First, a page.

The Yeehaw Agenda Has Always Been Black

Unless you live under a rock, you probably know that Beyoncé shocked the world on Super Bowl Sunday when she announced her next album would be a country one—and if you’re like me, you’ve been waiting for this moment since the 2016 CMA’s. But no sooner had I added “Texas Hold ‘Em” to all of my favorite playlists did I see the worst of takes going around the internet. “Country music?? She lost me.” “I just can’t *picture* Beyoncé singing country.” “I hate country music, I don’t know about this album.” So, as a lifelong Beyoncé fan and a selective country music fan (read: women in country music fan), I’m here to take y’all to history class about how the yeehaw agenda has actually always been Black. 

The History

If you’re a country music fan you probably are familiar with some of the great Black men of the genre: Darius Rucker, Charley Pride, Kane Brown, just to name a few. But I bet you haven’t heard of the great Black women, who history always leaves out. Linda Martell was the first Black woman to play at the Grand Ole Opry, an iconic country music venue. She broke so many barriers, but was dropped from her label and faced so many racist attacks that she ultimately ended up leaving the genre altogether. But Linda’s legacy lives on, inspiring artists like Dona Mason—who was the last Black woman to appear on the Billboard Country chart for 20 years until Rissi Palmer came on the scene. 

The Facts

Not only have Black women been the core of country and folk music, but the genre itself was pioneered by Black culture. Over a century ago, what we would consider country music today was all the rage with Black artists using banjos to anchor their mostly sad songs. Record labels saw this happening and used racism to split artists into two genres: country western if you were white and blues if you were Black. Plenty of famous white country and folk artists, like Johnny Cash, have given their flowers to the Black artists that inspire them but the racial divide is still very real today. Black country music artists still only hold a tiny percentage of country radio airplay, with even fewer Black women making the cut. It took Luke Combs covering “Fast Car” for Tracy Chapman to get the title of first #1 country single written by a Black woman.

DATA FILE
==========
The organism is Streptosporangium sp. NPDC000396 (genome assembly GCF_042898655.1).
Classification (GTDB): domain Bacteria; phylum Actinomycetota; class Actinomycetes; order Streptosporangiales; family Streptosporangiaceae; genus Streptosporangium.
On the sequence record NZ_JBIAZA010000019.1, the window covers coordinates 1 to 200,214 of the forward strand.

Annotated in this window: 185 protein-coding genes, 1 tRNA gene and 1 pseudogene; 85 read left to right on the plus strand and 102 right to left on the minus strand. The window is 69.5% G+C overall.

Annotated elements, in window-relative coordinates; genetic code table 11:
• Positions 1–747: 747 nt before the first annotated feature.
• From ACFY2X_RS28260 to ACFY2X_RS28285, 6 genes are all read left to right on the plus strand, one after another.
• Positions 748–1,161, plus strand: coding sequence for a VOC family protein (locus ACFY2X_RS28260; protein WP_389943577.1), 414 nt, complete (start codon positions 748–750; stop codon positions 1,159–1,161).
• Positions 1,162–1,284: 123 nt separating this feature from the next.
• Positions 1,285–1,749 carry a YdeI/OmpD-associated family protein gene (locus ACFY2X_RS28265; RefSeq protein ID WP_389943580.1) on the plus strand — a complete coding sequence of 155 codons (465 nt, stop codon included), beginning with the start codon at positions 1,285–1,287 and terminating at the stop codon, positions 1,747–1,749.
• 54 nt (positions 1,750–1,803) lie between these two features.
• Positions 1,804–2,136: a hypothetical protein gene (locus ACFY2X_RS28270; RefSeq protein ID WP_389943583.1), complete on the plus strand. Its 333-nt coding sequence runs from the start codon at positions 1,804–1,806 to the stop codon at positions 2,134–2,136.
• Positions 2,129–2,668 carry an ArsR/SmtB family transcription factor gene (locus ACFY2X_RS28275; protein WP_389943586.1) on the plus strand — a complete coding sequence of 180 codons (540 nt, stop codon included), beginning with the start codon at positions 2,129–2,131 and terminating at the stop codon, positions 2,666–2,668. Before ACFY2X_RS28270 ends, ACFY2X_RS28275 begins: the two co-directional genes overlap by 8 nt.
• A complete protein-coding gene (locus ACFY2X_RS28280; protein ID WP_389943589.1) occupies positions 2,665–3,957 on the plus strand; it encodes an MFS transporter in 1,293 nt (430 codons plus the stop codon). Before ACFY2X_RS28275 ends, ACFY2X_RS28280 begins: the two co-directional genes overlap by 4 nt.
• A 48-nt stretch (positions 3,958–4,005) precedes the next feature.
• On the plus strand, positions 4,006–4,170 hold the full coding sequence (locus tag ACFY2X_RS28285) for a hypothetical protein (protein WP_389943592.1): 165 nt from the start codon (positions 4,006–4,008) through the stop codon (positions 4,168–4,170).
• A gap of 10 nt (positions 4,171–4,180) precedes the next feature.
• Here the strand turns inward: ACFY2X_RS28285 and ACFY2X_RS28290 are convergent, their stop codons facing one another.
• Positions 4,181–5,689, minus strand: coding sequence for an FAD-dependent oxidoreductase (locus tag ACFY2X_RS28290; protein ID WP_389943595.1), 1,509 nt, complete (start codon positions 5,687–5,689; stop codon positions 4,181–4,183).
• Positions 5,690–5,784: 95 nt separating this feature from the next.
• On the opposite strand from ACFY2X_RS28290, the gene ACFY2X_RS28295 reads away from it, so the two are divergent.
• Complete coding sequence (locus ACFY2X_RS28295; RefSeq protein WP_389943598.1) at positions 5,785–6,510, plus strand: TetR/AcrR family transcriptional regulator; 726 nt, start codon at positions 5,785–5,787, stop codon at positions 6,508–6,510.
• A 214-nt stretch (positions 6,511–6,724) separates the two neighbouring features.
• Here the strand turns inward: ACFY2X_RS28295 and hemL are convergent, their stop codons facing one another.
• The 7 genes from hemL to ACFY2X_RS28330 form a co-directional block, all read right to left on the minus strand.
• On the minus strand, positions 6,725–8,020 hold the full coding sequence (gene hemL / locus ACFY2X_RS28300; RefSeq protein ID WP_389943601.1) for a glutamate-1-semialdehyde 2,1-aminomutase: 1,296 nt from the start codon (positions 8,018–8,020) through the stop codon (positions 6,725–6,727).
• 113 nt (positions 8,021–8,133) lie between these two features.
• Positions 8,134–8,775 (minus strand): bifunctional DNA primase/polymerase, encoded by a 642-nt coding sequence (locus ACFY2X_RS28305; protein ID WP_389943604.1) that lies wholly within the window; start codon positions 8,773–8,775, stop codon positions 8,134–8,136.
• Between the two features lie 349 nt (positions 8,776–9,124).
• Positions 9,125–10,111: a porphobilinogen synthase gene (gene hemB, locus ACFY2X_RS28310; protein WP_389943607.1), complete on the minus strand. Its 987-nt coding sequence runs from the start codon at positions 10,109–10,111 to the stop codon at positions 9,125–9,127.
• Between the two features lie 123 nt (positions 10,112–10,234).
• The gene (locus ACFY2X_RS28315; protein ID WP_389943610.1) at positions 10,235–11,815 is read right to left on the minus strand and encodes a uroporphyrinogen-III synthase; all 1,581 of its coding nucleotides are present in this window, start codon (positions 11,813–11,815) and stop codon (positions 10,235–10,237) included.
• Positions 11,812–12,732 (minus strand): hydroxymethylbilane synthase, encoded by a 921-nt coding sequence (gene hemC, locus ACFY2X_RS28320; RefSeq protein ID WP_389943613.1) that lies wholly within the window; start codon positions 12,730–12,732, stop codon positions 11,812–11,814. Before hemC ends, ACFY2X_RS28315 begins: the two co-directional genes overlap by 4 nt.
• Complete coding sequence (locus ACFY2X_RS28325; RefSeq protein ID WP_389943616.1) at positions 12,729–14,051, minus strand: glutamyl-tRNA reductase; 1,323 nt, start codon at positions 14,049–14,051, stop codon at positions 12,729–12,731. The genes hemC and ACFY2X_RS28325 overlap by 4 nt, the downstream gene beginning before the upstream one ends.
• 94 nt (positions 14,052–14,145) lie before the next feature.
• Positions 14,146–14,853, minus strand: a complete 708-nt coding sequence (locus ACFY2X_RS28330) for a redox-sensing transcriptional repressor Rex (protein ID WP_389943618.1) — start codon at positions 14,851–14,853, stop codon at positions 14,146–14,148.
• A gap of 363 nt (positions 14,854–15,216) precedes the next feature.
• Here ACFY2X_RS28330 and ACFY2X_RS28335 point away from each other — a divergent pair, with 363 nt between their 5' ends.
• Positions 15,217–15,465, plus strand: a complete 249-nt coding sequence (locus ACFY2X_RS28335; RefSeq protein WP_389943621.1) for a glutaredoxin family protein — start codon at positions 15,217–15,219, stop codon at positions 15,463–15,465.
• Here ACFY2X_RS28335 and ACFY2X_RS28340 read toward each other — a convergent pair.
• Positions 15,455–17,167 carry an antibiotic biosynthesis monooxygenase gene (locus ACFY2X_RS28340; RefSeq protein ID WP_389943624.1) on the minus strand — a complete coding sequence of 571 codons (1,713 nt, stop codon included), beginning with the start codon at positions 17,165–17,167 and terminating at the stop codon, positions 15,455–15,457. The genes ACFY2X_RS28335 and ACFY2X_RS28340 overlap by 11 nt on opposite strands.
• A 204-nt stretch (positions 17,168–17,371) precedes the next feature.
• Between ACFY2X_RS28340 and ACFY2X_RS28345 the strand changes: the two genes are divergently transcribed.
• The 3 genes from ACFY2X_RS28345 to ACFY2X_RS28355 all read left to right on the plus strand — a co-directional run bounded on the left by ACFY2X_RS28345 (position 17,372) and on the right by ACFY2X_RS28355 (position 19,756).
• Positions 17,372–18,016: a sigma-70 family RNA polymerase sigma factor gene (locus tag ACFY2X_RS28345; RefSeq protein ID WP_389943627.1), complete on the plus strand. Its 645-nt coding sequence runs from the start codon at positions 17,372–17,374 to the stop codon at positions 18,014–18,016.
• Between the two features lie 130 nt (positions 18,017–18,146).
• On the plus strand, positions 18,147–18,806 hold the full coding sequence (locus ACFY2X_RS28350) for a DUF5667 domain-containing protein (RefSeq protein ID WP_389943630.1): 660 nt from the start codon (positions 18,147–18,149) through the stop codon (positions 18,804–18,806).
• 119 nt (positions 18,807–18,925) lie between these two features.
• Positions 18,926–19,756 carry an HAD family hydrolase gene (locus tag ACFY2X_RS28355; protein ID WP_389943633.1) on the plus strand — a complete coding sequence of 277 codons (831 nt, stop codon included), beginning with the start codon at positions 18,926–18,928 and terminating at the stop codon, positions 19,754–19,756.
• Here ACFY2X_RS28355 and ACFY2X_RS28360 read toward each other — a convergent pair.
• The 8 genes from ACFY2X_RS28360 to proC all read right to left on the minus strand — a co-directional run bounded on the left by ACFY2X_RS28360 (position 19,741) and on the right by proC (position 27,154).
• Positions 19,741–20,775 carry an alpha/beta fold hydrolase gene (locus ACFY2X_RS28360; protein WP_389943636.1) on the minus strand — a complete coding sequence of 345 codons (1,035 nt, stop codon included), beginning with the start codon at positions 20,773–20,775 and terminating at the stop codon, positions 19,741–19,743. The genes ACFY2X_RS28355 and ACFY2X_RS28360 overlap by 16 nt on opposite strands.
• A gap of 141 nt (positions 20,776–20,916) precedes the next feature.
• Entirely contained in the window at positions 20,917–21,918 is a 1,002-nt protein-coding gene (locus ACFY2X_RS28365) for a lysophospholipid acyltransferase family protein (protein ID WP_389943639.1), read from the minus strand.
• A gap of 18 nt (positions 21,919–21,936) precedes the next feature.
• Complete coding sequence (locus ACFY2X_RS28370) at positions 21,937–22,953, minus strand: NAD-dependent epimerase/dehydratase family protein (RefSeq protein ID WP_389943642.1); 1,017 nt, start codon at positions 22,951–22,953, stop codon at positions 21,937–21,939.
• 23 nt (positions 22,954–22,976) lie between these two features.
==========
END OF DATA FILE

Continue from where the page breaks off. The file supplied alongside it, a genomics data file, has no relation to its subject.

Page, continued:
The Women

Beyoncé is shining a much needed light on the Black influence of country music and of course, is already breaking records as the first Black woman to top the Billboard Country Music chart. Now that we can claim Beyoncé as one of our new favorite country music artists, here are a few other Black women in the genre I think you should know:

  • Rhiannon Giddens for when you’re in your country twang era—her banjo playing was even featured on Beyoncé’s latest hit.
  • Allison Russell for when you want to be in your feels on a rainy day. 
  • Yola (who I’ve seen live three times!) for belting out on long drives on that first, warm day of spring. 
  • Mickey Guyton for when you’re feeling a church choir moment. 
  • Brittney Spencer for when you’re craving that “classic” country sound—her covers are some of my favorites. 
  • And then there’s Rissi Palmer who has a song for every moment and mood, whether it’s singing in your shower or with friends around a campfire. 

We’re not ending Black History Month with anti-Beyoncé foolishness and we’re certainly not bringing any of that energy into Women’s History Month. In conclusion, class, country music is and always has been Black.

If you’re interested in learning more, check out the Yee-Haw Agenda and Marissa Moss.